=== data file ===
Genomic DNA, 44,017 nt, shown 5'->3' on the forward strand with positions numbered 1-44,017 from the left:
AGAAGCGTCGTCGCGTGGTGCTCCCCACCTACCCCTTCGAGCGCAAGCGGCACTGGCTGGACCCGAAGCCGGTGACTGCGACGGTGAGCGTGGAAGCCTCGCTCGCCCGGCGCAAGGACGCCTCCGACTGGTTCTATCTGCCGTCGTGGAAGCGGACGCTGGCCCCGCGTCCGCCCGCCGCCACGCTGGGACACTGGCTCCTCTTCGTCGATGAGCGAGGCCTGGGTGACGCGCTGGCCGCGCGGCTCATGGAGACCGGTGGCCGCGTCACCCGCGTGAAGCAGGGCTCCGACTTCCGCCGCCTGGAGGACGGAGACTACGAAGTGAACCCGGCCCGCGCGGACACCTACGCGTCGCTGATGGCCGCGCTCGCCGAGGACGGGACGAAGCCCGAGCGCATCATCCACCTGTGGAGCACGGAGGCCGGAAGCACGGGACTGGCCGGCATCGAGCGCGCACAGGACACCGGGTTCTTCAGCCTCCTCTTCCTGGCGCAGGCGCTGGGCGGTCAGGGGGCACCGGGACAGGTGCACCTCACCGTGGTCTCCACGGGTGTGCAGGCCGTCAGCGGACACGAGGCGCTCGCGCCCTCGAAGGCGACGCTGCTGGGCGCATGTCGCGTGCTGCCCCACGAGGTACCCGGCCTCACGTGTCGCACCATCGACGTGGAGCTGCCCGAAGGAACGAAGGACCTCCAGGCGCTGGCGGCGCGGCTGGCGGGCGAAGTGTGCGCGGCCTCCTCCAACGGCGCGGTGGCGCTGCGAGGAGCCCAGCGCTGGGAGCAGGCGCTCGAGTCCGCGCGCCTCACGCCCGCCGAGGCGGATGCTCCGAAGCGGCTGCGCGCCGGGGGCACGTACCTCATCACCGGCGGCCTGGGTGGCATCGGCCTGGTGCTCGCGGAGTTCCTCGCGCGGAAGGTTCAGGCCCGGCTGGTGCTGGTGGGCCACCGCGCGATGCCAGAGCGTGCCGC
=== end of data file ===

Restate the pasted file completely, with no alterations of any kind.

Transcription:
Genomic DNA, 44,017 nt, shown 5'->3' on the forward strand with positions numbered 1-44,017 from the left:
AGAAGCGTCGTCGCGTGGTGCTCCCCACCTACCCCTTCGAGCGCAAGCGGCACTGGCTGGACCCGAAGCCGGTGACTGCGACGGTGAGCGTGGAAGCCTCGCTCGCCCGGCGCAAGGACGCCTCCGACTGGTTCTATCTGCCGTCGTGGAAGCGGACGCTGGCCCCGCGTCCGCCCGCCGCCACGCTGGGACACTGGCTCCTCTTCGTCGATGAGCGAGGCCTGGGTGACGCGCTGGCCGCGCGGCTCATGGAGACCGGTGGCCGCGTCACCCGCGTGAAGCAGGGCTCCGACTTCCGCCGCCTGGAGGACGGAGACTACGAAGTGAACCCGGCCCGCGCGGACACCTACGCGTCGCTGATGGCCGCGCTCGCCGAGGACGGGACGAAGCCCGAGCGCATCATCCACCTGTGGAGCACGGAGGCCGGAAGCACGGGACTGGCCGGCATCGAGCGCGCACAGGACACCGGGTTCTTCAGCCTCCTCTTCCTGGCGCAGGCGCTGGGCGGTCAGGGGGCACCGGGACAGGTGCACCTCACCGTGGTCTCCACGGGTGTGCAGGCCGTCAGCGGACACGAGGCGCTCGCGCCCTCGAAGGCGACGCTGCTGGGCGCATGTCGCGTGCTGCCCCACGAGGTACCCGGCCTCACGTGTCGCACCATCGACGTGGAGCTGCCCGAAGGAACGAAGGACCTCCAGGCGCTGGCGGCGCGGCTGGCGGGCGAAGTGTGCGCGGCCTCCTCCAACGGCGCGGTGGCGCTGCGAGGAGCCCAGCGCTGGGAGCAGGCGCTCGAGTCCGCGCGCCTCACGCCCGCCGAGGCGGATGCTCCGAAGCGGCTGCGCGCCGGGGGCACGTACCTCATCACCGGCGGCCTGGGTGGCATCGGCCTGGTGCTCGCGGAGTTCCTCGCGCGGAAGGTTCAGGCCCGGCTGGTGCTGGTGGGCCACCGCGCGATGCCAGAGCGTGCCGC